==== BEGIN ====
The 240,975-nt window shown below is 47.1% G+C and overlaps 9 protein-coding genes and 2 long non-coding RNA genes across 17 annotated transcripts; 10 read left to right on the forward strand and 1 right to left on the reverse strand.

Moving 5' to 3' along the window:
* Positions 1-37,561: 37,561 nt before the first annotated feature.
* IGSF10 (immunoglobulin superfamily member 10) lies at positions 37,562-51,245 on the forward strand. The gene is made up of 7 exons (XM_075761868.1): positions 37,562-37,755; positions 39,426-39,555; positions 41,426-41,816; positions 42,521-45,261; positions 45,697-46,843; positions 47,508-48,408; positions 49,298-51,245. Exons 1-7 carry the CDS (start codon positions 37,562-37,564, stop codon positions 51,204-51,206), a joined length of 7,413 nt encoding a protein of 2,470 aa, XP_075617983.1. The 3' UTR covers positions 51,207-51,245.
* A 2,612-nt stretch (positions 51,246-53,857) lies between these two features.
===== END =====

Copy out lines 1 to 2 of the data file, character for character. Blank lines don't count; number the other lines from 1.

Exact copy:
The 240,975-nt window shown below is 47.1% G+C and overlaps 9 protein-coding genes and 2 long non-coding RNA genes across 17 annotated transcripts; 10 read left to right on the forward strand and 1 right to left on the reverse strand.

Moving 5' to 3' along the window: